Analyze the decision criteria
With two viable serverless options, it can be difficult to know which is the best one for the job. In this unit, we'll analyze the criteria that experts employ when they're choosing a serverless service to use for a given business need. Understanding the criteria can also help you better understand the nuanced differences between the products.
Do you need to perform an orchestration across well-known APIs?
As we noted previously, Azure Logic Apps was designed with orchestration in mind, from the web-based visual configurator to the pricing model. Logic Apps excels at connecting a large array of disparate services via their APIs to pass and process data through many steps in a workflow.
It's possible to create the same workflow by using Azure Functions, but it might take a considerable amount of time to research which APIs to call and how to call them. Azure Logic Apps has already componentized these API calls so that you supply only a few details and the details of calling the necessary APIs is abstracted away.
Do you need to execute custom algorithms or perform specialized data parsing and data lookups?
With Azure Functions, you can use the full expressiveness of a programming language in a compact form. This lets you concisely build complex algorithms, or data lookup and parsing operations. You would be responsible for maintaining the code, handling exceptions resiliently, and so on.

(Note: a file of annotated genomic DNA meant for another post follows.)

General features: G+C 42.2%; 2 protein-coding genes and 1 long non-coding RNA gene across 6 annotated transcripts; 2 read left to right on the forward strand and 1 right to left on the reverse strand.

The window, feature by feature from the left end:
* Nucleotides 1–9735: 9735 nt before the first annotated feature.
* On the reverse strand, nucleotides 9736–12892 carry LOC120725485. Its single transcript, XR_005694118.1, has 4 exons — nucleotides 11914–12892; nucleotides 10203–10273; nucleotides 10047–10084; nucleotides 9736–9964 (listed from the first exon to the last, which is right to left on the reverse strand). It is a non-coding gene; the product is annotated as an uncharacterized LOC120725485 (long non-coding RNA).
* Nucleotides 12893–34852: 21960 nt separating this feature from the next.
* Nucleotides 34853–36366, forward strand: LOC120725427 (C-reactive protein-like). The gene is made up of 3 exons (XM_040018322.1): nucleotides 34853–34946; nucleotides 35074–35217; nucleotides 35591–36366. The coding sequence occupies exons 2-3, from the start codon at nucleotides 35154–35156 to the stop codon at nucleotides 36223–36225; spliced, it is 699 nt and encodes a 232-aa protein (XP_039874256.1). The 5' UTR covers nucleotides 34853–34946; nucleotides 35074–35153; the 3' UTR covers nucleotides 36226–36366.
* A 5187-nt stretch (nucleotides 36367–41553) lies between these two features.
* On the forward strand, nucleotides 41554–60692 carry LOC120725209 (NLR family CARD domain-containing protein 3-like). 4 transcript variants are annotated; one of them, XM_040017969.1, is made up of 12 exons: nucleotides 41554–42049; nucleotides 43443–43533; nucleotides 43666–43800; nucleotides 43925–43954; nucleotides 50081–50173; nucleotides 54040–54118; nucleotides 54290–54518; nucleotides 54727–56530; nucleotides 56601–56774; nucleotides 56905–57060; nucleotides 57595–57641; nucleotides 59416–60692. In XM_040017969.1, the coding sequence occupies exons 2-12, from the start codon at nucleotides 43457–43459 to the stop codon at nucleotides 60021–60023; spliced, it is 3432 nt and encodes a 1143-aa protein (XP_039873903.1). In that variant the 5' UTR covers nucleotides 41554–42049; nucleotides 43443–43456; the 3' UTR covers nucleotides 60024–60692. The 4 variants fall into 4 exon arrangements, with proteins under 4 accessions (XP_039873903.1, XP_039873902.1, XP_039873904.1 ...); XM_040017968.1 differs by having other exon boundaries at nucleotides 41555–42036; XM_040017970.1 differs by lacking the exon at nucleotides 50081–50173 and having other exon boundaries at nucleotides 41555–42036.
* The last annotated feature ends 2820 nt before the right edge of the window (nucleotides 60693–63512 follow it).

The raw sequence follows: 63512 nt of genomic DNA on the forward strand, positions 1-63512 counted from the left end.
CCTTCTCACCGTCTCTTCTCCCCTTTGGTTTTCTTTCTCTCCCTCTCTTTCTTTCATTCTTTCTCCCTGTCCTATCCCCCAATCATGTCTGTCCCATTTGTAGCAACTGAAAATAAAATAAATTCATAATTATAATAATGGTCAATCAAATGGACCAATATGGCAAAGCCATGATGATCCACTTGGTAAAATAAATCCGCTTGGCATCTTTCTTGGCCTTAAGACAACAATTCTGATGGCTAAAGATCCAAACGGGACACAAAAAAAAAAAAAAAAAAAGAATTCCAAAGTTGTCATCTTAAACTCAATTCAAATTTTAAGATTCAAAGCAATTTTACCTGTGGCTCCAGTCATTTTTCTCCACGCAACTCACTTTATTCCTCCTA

Although Azure Logic Apps can perform logic (loops, decisions, and so on), if you have a logic-intensive orchestration that requires a complex algorithm, implementing that algorithm might be more verbose and visually overwhelming.
Do you have existing automated tasks written in an imperative programming language?
If you already have your orchestration or business logic expressed in C#, Java, Python, or another popular programming language, it might be easier to port your code into the body of an Azure Functions function app than to re-create it by using Azure Logic Apps.
Do you prefer a visual (declarative) workflow or writing (imperative) code?
Ultimately, your choice comes down to whether you prefer to work in a declarative environment or an imperative environment. Developers who have expertise in an imperative programming language might prefer to think about automation and orchestration from an imperative mindset. IT professionals and business analysts might prefer to work in a more visual low-code/no-code (declarative) environment.